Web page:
Subprime Transitions: Lingering or Malingering in Default?
When a mortgage borrower becomes seriously delinquent (i.e., defaults), the lender initiates a time consuming and complex recovery process that may or may not result in foreclosure and eventual disposition of the real estate collateral (REO). This research studies this transition process for a unique sample of subprime mortgages that were seriously delinquent on September 30, 2001. Eight months later, possible states for the delinquent loans, in order, are 1)to remain delinquent without deteriorating further, 2) foreclosure, 3) worsen, i.e., become more months delinquent, 4) bankruptcy and 5) cure. The data indicate that, relative to prime loans, when subprime loans become seriously delinquent (90 days or longer) they are about twice as likely to become REO but take about four times longer to get there. It is unusual for a subprime default to be cured suggesting considerable forbearance by subprime lenders. We explore determinants of the transition probabilities and find that the most economically important predictors of transition from default to any other state are the number of payments the borrower has made and the loan to value ratio. Copyright Springer Science + Business Media, LLC 2006
If you experience problems downloading a file, check if you have the proper application to view it first. In case of further problems read the IDEAS help page. Note that these files are not on the IDEAS site. Please be patient as the files may be large.
As the access to this document is restricted, you may want to look for a different version under "Related research" (further below) or search for a different version of it.
Volume (Year): 33 (2006)
Issue (Month): 3 (November)
|Contact details of provider:|| Web page: http://www.springer.com|
|Order Information:||Web: http://www.springer.com/economics/regional+science/journal/11146/PS2|
References listed on IDEAS
Please report citation or reference errors to , or , if you are the registered author of the cited work, log in to your RePEc Author Service profile, click on "citations" and make appropriate adjustments.:
- Michelle A. Danis & Anthony Pennington-Cross, 2005. "A dynamic look at subprime loan performance," Working Papers 2005-029, Federal Reserve Bank of St. Louis.
- James F. Epperson & James B. Kau & Donald C. Keenan & Walter J. Muller, 1985. "Pricing Default Risk in Mortgages," Real Estate Economics, American Real Estate and Urban Economics Association, vol. 13(3), pages 261-272.
- Dennis Capozza & Thomas Thomson, 2004. "Optimal Stopping and Losses on Subprime Mortgages," The Journal of Real Estate Finance and Economics, Springer, vol. 30(2), pages 115-131, November.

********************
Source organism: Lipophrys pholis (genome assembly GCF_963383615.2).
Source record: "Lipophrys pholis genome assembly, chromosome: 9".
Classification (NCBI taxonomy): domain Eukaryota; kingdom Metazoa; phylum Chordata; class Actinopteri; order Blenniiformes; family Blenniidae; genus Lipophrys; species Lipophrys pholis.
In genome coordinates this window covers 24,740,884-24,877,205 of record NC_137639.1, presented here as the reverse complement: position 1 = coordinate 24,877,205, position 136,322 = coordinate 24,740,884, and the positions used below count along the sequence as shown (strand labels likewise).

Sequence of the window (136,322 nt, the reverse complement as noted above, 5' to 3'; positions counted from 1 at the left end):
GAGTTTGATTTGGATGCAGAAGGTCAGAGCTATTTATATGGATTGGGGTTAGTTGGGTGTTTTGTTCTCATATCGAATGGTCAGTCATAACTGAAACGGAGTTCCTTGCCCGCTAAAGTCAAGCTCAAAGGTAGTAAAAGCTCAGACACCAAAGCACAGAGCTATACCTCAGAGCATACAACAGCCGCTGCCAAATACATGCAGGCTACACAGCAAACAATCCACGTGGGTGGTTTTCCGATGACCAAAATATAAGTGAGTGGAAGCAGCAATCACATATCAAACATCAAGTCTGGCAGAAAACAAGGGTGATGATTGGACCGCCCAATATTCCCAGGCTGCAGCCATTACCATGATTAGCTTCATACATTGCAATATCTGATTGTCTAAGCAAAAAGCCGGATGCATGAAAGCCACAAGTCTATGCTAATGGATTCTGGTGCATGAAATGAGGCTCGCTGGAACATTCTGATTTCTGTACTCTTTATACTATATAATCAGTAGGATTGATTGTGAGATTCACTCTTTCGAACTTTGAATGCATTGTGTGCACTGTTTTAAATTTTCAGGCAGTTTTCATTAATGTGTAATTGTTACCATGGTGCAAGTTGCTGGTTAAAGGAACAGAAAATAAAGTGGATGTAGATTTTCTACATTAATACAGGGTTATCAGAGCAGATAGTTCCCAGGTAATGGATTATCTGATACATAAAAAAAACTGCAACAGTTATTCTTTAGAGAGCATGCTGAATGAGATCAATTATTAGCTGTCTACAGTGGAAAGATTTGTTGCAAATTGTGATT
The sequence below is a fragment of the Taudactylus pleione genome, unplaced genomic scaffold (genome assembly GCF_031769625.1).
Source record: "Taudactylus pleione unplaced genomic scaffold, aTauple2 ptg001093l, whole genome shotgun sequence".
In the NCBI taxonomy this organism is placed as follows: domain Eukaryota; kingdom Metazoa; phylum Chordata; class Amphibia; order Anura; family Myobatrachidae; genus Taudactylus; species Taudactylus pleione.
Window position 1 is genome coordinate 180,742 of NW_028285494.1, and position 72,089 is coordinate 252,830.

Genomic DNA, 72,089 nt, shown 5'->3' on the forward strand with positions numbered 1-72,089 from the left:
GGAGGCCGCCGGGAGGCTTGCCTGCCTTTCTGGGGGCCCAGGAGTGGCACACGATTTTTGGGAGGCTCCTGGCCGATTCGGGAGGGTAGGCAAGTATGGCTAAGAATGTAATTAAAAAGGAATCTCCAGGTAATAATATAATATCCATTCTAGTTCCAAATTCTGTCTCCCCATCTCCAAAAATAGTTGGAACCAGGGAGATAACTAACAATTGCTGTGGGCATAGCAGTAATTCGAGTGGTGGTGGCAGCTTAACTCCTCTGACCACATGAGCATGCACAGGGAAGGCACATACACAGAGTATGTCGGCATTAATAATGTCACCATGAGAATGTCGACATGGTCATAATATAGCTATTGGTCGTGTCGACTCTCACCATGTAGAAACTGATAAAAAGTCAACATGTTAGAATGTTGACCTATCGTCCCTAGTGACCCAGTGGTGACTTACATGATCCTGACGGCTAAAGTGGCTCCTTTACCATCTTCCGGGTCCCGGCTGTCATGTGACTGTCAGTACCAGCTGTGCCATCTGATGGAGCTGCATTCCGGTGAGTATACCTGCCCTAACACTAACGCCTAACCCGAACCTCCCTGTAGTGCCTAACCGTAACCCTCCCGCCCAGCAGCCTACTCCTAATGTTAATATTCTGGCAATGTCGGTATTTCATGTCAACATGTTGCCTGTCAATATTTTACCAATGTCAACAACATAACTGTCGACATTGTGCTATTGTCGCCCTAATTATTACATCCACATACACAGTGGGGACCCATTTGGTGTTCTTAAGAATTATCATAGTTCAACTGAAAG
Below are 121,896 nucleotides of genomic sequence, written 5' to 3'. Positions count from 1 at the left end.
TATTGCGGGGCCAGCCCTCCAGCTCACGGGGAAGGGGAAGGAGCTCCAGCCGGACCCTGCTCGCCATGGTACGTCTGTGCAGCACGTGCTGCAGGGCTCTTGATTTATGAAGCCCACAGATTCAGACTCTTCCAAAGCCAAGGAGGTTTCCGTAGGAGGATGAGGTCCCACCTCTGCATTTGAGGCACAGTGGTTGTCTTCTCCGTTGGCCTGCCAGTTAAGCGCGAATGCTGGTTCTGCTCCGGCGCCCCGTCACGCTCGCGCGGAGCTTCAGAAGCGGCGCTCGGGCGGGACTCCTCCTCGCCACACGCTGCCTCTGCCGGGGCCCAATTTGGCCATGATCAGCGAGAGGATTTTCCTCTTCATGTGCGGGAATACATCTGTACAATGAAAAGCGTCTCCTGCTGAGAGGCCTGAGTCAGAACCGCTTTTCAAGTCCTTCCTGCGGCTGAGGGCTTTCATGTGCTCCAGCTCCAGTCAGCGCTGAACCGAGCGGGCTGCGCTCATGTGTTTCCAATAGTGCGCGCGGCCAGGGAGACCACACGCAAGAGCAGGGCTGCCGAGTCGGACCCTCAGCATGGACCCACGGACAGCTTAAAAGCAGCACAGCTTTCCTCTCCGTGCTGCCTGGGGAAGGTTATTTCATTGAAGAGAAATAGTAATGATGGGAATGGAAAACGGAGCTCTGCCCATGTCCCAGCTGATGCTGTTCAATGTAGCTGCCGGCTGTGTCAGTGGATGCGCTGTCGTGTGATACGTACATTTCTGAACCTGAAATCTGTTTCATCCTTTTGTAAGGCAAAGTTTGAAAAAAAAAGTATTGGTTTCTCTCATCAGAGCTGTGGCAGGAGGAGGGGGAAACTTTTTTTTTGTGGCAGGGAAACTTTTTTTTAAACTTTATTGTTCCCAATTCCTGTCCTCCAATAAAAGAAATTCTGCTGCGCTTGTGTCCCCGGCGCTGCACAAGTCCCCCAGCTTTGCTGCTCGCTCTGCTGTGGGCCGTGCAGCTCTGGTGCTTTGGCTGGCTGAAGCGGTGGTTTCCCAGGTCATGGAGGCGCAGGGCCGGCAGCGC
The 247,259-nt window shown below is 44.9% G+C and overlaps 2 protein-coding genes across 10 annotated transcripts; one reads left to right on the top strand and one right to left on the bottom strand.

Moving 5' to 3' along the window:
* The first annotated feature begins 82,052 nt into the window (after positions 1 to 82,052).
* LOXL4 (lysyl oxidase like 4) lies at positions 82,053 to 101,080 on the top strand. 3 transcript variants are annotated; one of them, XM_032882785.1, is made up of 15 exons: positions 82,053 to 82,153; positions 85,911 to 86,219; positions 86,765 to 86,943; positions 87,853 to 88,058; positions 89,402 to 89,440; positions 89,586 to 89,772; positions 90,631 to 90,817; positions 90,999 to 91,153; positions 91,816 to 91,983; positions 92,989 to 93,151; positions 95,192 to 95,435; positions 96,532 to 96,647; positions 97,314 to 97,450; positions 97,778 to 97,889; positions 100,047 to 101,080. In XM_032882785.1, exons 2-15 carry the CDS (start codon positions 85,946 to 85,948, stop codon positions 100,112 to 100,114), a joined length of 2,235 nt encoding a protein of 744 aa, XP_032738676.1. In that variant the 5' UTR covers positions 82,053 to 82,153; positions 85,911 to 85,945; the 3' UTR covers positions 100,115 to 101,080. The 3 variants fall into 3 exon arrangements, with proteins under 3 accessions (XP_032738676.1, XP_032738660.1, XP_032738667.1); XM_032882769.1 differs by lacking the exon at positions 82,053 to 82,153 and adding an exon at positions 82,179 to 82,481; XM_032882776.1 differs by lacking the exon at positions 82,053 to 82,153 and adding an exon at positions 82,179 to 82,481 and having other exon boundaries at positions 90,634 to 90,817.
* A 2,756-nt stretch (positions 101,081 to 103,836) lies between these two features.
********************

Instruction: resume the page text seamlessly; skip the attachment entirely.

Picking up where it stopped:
- James B. Kau & Taewon Kim, 1994. "Waiting to Default: The Value of Delay," Real Estate Economics, American Real Estate and Urban Economics Association, vol. 22(3), pages 539-551.
- Pennington-Cross, Anthony, 2003. "Credit History and the Performance of Prime and Nonprime Mortgages," The Journal of Real Estate Finance and Economics, Springer, vol. 27(3), pages 279-301, November.
- Brent W. Ambrose & Charles A. Capone, 1998. "Modeling the Conditional Probability of Foreclosure in the Context of Single-Family Mortgage Default Resolutions," Real Estate Economics, American Real Estate and Urban Economics Association, vol. 26(3), pages 391-429.
- Richard A. Phillips & James H. VanderHoff, 2004. "The Conditional Probability of Foreclosure: An Empirical Analysis of Conventional Mortgage Loan Defaults," Real Estate Economics, American Real Estate and Urban Economics Association, vol. 32(4), pages 571-587, December.
- Dennis R. Capozza & Dick Kazarian & Thomas A. Thomson, 1997. "Mortgage Default in Local Markets," Real Estate Economics, American Real Estate and Urban Economics Association, vol. 25(4), pages 631-655.
When requesting a correction, please mention this item's handle: RePEc:kap:jrefec:v:33:y:2006:i:3:p:241-258. See general information about how to correct material in RePEc.
For technical questions regarding this item, or to correct its authors, title, abstract, bibliographic or download information, contact: (Sonal Shukla)or (Rebekah McClure)
If you have authored this item and are not yet registered with RePEc, we encourage you to do it here. This allows to link your profile to this item. It also allows you to accept potential citations to this item that we are uncertain about.
If references are entirely missing, you can add them using this form.
If the full references list an item that is present in RePEc, but the system did not link to it, you can help with this form.
If you know of missing items citing this one, you can help us creating those links by adding the relevant references in the same way as above, for each refering item. If you are a registered author of this item, you may also want to check the "citations" tab in your profile, as there may be some citations waiting for confirmation.
Please note that corrections may take a couple of weeks to filter through the various RePEc services.